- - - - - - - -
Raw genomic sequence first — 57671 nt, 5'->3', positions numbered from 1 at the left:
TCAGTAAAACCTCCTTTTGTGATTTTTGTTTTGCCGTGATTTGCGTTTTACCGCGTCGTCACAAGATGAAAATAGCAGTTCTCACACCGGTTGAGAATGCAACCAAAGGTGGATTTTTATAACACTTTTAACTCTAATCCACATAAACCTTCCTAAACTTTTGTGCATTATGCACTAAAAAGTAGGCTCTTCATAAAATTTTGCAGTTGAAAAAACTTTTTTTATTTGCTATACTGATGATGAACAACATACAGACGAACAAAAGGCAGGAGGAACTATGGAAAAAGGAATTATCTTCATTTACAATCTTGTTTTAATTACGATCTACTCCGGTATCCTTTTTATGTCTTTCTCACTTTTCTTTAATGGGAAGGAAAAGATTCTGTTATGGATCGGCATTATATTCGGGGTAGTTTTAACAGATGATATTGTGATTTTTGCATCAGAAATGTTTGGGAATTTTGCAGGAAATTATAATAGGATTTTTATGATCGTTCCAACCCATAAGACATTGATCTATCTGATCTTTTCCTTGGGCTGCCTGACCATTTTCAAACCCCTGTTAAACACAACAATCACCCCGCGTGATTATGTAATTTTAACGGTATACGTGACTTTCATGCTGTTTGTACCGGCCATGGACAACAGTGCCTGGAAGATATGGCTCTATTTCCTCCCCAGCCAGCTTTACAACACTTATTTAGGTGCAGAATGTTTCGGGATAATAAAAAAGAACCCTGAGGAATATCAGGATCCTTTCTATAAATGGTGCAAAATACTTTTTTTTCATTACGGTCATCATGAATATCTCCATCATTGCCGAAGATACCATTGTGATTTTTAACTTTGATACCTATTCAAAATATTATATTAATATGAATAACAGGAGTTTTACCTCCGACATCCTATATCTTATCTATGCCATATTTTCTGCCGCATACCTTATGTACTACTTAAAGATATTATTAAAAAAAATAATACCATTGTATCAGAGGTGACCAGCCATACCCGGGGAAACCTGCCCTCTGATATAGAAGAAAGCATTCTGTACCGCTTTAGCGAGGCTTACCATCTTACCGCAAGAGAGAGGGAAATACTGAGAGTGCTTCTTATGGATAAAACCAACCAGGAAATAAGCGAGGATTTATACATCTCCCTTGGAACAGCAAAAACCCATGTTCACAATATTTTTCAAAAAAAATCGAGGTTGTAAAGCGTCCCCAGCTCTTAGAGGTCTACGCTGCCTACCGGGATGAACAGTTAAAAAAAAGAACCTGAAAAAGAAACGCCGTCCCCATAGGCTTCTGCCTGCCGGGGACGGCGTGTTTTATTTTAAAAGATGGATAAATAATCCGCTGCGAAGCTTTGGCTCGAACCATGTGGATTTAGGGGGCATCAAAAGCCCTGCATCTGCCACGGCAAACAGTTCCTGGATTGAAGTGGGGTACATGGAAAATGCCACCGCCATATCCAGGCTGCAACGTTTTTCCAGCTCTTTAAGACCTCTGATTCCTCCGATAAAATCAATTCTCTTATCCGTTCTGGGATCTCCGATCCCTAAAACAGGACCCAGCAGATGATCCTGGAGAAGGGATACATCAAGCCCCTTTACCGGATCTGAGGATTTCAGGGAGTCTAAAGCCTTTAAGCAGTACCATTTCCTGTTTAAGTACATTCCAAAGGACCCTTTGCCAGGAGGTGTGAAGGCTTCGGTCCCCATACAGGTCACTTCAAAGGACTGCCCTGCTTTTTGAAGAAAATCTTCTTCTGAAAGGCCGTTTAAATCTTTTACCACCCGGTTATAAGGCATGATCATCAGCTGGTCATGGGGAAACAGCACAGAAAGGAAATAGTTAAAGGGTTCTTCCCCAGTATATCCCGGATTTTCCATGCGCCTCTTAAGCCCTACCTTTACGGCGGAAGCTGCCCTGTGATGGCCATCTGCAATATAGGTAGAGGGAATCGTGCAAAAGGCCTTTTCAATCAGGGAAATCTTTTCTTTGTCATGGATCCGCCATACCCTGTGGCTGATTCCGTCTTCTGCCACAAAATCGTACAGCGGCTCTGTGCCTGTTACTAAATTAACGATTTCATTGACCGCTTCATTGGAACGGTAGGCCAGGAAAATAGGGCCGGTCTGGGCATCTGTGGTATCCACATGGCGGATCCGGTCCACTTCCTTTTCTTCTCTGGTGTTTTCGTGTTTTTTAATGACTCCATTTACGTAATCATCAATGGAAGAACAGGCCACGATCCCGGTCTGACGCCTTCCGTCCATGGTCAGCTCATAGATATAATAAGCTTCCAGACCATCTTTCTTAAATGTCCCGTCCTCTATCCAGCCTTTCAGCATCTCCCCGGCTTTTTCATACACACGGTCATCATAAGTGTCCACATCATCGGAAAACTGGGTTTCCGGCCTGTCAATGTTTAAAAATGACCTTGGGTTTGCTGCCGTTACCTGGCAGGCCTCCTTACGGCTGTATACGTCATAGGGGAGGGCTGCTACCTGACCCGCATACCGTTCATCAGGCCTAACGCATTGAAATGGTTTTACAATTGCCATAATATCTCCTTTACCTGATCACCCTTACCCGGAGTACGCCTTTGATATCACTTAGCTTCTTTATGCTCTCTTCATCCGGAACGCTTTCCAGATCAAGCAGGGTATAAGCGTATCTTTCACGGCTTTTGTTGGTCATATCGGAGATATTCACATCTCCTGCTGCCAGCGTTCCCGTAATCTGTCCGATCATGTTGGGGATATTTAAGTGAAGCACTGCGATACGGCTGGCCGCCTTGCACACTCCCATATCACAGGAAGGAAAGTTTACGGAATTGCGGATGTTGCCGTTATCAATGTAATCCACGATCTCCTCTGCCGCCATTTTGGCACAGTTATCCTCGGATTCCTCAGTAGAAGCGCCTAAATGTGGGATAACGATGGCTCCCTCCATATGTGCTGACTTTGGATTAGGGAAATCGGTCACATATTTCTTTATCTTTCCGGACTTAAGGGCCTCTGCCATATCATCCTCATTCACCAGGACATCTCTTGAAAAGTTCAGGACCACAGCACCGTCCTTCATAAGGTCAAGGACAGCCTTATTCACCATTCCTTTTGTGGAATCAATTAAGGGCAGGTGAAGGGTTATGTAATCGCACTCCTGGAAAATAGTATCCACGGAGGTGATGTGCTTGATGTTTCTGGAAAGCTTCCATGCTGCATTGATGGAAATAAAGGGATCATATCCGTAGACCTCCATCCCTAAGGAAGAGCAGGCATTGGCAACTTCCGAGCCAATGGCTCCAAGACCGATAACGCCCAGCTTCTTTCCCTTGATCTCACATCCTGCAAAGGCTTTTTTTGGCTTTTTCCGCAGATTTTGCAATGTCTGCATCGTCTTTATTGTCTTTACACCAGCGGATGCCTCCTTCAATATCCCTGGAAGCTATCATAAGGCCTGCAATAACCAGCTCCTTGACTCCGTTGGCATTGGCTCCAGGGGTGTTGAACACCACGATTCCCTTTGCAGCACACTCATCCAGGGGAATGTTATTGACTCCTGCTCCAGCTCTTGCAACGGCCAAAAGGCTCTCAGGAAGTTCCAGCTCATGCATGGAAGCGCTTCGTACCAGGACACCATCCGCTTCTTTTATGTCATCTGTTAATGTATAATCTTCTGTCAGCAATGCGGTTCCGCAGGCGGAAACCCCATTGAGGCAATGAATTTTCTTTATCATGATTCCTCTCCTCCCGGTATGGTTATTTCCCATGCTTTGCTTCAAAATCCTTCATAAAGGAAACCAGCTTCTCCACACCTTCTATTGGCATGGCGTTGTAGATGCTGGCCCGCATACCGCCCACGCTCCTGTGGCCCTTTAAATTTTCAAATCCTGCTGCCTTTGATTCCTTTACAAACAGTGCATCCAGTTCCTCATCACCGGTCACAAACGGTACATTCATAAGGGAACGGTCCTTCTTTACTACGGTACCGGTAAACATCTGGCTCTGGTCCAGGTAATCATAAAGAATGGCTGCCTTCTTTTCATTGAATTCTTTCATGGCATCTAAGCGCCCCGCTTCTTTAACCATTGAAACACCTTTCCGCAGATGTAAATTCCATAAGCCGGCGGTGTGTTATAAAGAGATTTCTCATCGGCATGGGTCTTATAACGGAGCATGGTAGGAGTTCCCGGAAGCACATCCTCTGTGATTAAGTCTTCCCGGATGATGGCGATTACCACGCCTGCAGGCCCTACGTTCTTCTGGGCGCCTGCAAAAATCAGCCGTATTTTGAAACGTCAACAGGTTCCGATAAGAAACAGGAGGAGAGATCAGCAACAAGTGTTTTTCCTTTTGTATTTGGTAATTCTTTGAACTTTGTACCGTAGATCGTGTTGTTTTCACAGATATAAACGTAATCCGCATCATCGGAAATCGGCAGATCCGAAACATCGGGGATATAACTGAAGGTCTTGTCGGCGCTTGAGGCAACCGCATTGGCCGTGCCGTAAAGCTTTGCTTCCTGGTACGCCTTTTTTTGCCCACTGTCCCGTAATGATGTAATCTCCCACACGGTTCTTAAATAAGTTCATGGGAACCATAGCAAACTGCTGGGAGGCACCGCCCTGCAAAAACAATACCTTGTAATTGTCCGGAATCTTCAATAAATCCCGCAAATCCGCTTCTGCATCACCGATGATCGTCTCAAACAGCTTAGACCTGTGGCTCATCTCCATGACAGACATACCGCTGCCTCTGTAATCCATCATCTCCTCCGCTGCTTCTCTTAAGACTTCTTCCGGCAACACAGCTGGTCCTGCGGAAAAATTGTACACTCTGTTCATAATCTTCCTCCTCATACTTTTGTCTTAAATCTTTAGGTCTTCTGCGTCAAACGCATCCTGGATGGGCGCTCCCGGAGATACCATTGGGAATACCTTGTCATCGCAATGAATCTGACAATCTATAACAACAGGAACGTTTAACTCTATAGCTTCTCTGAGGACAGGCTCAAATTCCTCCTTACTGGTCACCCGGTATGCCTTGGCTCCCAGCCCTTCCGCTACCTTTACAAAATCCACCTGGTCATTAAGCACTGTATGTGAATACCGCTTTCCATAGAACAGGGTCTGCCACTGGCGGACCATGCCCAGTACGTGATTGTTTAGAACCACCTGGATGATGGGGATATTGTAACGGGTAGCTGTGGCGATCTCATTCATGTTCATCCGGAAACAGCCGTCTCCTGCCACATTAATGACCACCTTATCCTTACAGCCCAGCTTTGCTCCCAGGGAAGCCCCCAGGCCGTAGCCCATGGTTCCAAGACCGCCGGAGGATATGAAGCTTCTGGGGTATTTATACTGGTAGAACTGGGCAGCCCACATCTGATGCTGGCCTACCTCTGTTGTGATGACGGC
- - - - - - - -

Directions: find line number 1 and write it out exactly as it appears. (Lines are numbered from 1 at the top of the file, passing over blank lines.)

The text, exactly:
Raw genomic sequence first — 57671 nt, 5'->3', positions numbered from 1 at the left: